By Pierce Brown
You might see a pattern in my book reviews lately, Bone Clocks, Annihilation, all recent fantasy award winners or mentions. And now Red Rising, which seems to straddle genres. I have been disappointed with some scifi awards, not only with the politics, but also the quality of the books themselves. In looking to fantasy awards, I have not been completely disappointed. Bone Clocks was great, and not just because the author lived a life very similar to mine (he lived and worked in Japan for many years). Now Red Rising is also on my list of fun entertaining reads.
Red Rising straddles genres (though the same can be said of Bone Clocks). It is set in a futuristic dystopian, hierarchical society a la Hunger Games. I enjoyed the intentional mix of fantasy sword and armor with the promise of solar-system wide space opera. The names and setting associate firmly with mythology. And it follows – nearly to the letter – the 17 stages of the hero’s journey. Mr. Brown studied his storytelling well.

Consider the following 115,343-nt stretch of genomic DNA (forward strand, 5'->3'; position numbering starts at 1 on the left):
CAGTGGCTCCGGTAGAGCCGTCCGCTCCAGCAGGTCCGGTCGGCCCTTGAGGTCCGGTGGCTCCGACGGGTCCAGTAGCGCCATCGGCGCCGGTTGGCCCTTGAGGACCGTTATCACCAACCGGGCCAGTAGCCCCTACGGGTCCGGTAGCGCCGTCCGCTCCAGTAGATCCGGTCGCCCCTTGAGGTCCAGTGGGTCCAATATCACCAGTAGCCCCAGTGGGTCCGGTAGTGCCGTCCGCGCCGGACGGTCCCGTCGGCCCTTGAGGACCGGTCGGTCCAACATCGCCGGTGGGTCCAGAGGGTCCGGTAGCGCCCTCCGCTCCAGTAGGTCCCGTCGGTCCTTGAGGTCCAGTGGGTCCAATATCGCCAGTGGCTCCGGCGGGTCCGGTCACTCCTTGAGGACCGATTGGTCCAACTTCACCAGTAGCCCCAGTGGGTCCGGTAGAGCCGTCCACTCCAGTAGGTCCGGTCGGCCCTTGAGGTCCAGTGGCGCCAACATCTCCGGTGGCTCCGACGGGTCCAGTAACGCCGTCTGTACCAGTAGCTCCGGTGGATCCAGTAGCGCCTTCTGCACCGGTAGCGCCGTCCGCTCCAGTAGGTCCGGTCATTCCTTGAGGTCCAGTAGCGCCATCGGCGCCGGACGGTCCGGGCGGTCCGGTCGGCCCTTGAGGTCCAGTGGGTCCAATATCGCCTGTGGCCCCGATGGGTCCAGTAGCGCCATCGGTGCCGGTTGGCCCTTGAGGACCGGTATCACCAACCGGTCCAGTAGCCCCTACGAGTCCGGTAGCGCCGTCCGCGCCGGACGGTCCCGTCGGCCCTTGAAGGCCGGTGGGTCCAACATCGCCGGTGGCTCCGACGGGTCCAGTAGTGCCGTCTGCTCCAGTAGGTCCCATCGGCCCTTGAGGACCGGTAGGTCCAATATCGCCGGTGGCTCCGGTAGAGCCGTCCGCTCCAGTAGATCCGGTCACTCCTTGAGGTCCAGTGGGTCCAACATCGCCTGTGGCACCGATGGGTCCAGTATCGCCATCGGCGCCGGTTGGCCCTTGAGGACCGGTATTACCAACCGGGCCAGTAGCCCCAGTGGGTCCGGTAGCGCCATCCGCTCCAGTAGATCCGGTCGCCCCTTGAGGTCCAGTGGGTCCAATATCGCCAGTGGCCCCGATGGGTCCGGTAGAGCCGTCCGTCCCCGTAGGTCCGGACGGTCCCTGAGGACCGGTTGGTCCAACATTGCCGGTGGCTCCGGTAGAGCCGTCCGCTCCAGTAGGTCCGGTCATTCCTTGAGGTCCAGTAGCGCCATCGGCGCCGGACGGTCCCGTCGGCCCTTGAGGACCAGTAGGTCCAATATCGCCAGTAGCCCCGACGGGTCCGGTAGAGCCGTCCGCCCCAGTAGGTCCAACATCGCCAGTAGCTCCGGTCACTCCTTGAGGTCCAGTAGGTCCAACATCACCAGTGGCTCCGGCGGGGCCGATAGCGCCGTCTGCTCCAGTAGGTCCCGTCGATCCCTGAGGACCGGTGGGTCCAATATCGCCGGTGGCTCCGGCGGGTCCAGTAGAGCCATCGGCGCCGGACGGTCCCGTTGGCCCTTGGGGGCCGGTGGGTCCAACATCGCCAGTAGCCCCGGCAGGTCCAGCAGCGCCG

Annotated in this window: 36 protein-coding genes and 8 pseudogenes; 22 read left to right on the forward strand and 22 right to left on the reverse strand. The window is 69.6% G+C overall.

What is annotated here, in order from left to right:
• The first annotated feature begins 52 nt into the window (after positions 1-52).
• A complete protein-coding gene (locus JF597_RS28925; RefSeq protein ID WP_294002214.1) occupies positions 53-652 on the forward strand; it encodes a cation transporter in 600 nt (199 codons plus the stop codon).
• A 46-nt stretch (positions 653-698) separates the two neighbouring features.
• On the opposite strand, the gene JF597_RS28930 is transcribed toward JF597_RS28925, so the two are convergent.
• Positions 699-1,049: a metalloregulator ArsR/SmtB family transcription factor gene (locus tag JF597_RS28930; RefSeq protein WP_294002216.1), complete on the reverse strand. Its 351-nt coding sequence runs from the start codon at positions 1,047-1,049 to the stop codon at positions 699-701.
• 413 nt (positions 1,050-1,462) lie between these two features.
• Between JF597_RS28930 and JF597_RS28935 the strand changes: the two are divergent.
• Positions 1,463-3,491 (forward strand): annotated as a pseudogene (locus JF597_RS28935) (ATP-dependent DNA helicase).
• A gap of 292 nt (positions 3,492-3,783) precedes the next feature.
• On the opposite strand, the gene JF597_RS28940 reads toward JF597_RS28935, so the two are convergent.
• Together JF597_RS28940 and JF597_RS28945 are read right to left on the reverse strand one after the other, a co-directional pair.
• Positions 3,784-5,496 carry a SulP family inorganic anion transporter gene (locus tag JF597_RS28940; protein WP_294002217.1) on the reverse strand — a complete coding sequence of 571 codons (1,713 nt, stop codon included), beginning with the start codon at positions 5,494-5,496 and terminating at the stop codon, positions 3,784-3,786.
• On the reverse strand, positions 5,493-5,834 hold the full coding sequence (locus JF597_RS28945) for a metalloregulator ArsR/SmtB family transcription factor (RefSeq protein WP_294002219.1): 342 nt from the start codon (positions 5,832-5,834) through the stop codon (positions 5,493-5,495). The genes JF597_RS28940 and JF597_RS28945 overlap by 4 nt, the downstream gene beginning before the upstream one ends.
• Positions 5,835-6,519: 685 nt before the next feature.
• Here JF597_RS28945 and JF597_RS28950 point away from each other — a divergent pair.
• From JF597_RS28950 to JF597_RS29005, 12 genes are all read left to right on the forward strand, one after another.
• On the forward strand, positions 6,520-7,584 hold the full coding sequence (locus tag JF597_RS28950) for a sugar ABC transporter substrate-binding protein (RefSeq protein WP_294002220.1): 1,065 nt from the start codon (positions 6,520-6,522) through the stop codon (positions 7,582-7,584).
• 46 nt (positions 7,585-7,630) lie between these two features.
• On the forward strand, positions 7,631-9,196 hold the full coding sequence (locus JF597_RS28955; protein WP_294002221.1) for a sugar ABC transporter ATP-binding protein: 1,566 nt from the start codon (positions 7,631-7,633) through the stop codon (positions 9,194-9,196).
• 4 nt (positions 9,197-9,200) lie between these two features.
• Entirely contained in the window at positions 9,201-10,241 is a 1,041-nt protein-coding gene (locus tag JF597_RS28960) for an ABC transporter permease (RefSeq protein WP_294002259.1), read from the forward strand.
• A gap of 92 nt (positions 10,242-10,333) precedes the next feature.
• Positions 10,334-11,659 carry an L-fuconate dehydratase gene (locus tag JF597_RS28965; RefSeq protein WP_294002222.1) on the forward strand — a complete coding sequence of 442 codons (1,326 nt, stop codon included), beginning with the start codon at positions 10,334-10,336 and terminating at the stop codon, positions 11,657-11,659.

As such, the story is not, well, original. And that is totally ok. There is a reason the hero’s journey is the hero’s journey. People like it. It satisfies. It even has references to mythic hero’s conquering heaven – which makes sense in a milieu of space opera.
It is also very much a Hunger Games story. Not unsurprisingly, that too is a hero’s journey story. The decorations and names are different, but the stratified society keeping the slaves down in the dirt is the same. Instead of District 12, it is the Reds. Instead of the Capitol, the evil power is the Golds. The character is different, motivations are different, setting is different. But the slaves-vs.-powers-that-be is the same.
It is no surprise that the book has been optioned for a movie by Universal. I’ll watch it.